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The British P. A.

By the power of his mind, Swamiji read his past at first sight and told him everything flawlessly. Goodwin was deeply astonished and impressed.


“There has been a reign of terror in India for some years. English soldiers are killing our men and outraging our women only to be sent home with passage and pension at our expense. We are in a terrible gloom ~ where is the Lord? … Suppose you simply publish this letter, the law just passed in India will allow the English Government in India to drag me from here (America) to India and kill me without trial.” Alluding to many other similarly hazardous misdeeds of the English government in India, Swamiji wrote this letter (30 October 1899) to an American lady. He made in it a clean breast of his bitter dislike for the British Administration in India. There were also the matters of persecution of the press and journalists, suppression of education, upheaval of 1857 and its aftermath, etc.

The nineteenth century was thus the zenith of pernicious British rule and its atrocities in India. By any stretch of imagination, it was inconceivable then that an Englishman would ever serve a native, however accomplished, as his Personal Assistant (P.A.). But it had in fact happened in the case of Swami Vivekananda. A young Britisher joined and served him as his stenographer as well as attendant. Not only that, he had left an indelible mark in doing so. He sacrificed himself, playing a vital role in Swamiji’s life and work. After his demise, Swamiji described him with a heavy heart as the first martyr in his cause. Josiah J Goodwin died in harness at Ootacamund on 2 June 1898 when he was hardly thirty-three. He was then working in “Madras Mail”. It was the scourge of typhoid, to which many like him suddenly fell victim and died in the south of the country. Expressing his pain, Swamiji offered condolences on Goodwin’s untimely death in a poem titled Requiescat in Peace (vol IV).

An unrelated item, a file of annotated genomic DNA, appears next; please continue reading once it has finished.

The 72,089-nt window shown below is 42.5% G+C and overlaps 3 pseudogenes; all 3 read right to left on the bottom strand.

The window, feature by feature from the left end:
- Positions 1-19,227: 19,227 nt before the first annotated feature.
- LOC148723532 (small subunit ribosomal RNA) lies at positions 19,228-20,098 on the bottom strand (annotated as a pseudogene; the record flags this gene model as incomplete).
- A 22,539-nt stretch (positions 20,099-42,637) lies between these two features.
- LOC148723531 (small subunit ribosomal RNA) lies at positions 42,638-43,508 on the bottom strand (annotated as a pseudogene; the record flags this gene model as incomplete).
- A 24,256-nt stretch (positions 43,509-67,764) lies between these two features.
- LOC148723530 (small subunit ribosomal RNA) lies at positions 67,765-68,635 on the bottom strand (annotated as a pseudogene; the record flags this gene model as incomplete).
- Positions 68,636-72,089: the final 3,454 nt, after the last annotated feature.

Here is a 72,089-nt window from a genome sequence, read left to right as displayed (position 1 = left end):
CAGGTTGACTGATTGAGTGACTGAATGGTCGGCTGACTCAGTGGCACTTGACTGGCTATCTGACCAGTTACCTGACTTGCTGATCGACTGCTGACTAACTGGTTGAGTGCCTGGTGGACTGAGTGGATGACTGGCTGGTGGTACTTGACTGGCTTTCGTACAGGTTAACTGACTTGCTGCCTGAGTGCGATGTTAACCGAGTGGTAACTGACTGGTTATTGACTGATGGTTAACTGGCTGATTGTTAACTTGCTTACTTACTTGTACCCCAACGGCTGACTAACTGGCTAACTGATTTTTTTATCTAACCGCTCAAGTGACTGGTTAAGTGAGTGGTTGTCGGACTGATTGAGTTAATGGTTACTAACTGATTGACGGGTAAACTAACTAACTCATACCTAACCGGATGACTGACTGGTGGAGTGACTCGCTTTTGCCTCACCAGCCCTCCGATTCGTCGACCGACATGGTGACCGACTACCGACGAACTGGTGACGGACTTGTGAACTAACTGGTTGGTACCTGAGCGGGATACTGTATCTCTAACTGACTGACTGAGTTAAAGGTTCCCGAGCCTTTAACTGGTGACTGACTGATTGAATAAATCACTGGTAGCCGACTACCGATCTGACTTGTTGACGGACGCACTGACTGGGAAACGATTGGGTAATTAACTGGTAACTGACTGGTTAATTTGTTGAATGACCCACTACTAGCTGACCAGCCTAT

He sent it to his mother with a covering letter. He wrote in that letter: “The debt of gratitude I owe him can never be repaid. …and those who think they have been helped by any thought of mine, ought to know that almost every word was published through the untiring and the most unselfish exertions of Mr. Goodwin. In him I have lost a friend true as steel, a disciple of never-failing devotion, a worker who knew not what tiring was, and the world is less rich by one of those few who are born, as it were, to live only for others.” On 12 December 1895 an insertion was given in a newspaper by Swamiji’s followers in America. They thought Swamiji’s lectures and talks were too precious and they must be taken in short-hand and preserved properly for the future. Before Goodwin, two others came in response and were rejected because of their inability to cope with the speed of Swamiji’s speech. Goodwin was the third to come and he was worth his salt.

He was thirty at the time and full of zeal. Earlier, he was engaged in the job of preparing court reports and had experience of doing editing work in three newspapers for eleven years at his disposal. But, his habits weren’t so good. Gambling spoiled him a lot and had eventually made him utterly penurious. He used to be mostly a loser. Teasing him, Swamiji would tell him, “Your name should have been Badwin, rather than Goodwin.” He loved him dearly, like his son. Goodwin said that he was the son of a poor parent. He had to travel to Australia, Canada, USA and other places in search of earning. He therefore came in contact with many rich people, but received love from none. At last, he was caught in the pure love and sympathy of Swamiji and, as a result, gave up the struggle for earning money altogether. By the power of his mind, Swamiji read his past at first sight and told him everything flawlessly. Goodwin was deeply astonished and impressed.